Ethical questions around how journalists should use images to illustrate a story have become ever more complex in recent decades. Digital cameras have become ubiquitous, and social media has blurred the lines between public and private. Even if a photo is in the public domain, where do journalists’ ethical responsibilities lie?
James Turk, director of the Centre for Free Expression at Ryerson University, says that there are many important questions around privacy in the social media age.
How we can protect the “safe spaces” we need as individuals to develop our ideas, he asks, where we aren’t performing publicly or engaged in public discourse?
“What happens when those kinds of spaces disappear because of how common and ubiquitous recording devices are?” Turk asks. “It’s a far bigger question than just these kids. All of us can appear on social media, be outed in a variety of ways, sometimes quite illegitimately and people’s reputations can be damaged almost irrevocably… How do we undo that damage?
David Crerar, another lawyer whose work focuses on media and defamation, says that media organizations have grown far more aware of their cyber impact than they were a decade ago.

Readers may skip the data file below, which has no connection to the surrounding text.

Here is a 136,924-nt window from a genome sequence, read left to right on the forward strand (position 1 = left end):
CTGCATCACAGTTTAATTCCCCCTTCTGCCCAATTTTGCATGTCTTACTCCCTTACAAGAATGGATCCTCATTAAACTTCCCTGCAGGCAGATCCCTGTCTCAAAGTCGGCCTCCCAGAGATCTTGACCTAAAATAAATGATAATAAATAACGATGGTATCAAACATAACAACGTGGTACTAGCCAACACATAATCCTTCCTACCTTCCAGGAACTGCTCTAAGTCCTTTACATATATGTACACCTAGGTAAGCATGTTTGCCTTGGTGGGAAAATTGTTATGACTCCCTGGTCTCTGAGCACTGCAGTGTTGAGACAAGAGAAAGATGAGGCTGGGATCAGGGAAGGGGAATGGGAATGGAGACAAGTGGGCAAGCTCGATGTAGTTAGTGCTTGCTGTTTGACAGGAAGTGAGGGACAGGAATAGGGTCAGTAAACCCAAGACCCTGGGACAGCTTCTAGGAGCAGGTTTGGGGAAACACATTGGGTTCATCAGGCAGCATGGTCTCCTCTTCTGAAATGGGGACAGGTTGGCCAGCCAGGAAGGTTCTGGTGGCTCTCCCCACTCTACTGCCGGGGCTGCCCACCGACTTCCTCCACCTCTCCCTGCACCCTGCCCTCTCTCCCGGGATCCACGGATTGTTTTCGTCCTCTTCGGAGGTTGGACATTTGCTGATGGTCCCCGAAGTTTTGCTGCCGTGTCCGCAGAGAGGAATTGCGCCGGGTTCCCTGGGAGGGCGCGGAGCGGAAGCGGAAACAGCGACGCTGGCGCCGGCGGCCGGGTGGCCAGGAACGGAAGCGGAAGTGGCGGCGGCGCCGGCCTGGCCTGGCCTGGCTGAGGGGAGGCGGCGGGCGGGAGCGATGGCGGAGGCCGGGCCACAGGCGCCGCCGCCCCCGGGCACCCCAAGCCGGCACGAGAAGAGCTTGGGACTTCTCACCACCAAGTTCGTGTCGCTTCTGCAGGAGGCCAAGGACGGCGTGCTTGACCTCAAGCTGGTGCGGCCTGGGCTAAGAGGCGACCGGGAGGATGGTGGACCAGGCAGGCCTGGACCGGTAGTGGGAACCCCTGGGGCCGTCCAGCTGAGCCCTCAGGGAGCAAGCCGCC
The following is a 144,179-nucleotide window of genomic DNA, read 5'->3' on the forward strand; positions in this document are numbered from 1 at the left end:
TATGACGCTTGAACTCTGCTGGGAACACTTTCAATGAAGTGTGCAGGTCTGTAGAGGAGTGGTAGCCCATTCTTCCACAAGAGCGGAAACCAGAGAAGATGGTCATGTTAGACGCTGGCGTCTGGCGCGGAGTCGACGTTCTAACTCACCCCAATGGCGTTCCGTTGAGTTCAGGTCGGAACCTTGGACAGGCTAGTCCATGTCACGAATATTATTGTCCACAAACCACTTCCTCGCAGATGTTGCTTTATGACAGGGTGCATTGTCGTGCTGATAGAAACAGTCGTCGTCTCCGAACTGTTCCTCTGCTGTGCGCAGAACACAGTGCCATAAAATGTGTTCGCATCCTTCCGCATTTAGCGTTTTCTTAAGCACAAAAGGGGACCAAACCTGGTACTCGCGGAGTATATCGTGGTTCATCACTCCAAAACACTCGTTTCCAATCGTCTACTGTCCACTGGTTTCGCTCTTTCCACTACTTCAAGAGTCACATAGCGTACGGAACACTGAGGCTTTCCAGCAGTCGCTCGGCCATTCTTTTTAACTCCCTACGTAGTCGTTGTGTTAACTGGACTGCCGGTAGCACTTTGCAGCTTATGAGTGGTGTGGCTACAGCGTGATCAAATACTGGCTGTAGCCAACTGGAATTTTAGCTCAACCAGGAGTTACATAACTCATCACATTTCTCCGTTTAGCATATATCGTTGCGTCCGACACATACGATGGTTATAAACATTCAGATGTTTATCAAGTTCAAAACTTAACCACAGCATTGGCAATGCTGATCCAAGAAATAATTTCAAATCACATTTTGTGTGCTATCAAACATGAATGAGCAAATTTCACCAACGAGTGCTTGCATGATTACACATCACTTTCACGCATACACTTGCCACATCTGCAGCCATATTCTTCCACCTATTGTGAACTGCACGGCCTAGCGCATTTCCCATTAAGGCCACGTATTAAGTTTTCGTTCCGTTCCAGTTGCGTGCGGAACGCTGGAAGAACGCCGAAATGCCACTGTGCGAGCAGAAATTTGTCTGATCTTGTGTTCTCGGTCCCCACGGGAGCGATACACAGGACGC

They are more likely now to “recognize the harm that online publication can do to a person for a split second of idiocy,” he says. “You could basically literally ruin a person’s life by running a photograph of them” in certain contexts.
He adds that media organizations increasingly have little to no say over the life of a story once it enters cyberspace. A story can be copied and propagated forever, he says, far beyond the control of any given outlet.
“Traditional media is all too aware that they are not necessarily the main decision-maker or propagator of news these days,” Crerar says.
Over at the BuzzFeed newsroom, Daro had similar concerns about his outlet’s reach. He argued that blurring the photos, despite their prominence on social media, made sense. “Twitter and social media platforms aren’t quite as much of a permanent catalogue as an article that is published on a website that’s maintained,” he says.
But Strapagiel argued that an expectation of privacy didn’t hold in this case. “I think my reasons then were, ‘Why should we [blur]?’ This is public. They made a choice. They put it online. They clearly had no qualms about it then. Why should we have qualms about it for them now?” she says.
Rogers also points out that the photos were of costumes that were likely already public.
“The costumes, they were presumably wearing in the street before they got to the party. That’s not to me highly indicative of a private activity,” Rogers says. “On the other hand, if there were a couple in the corner kissing, that could be at the other end of the line.”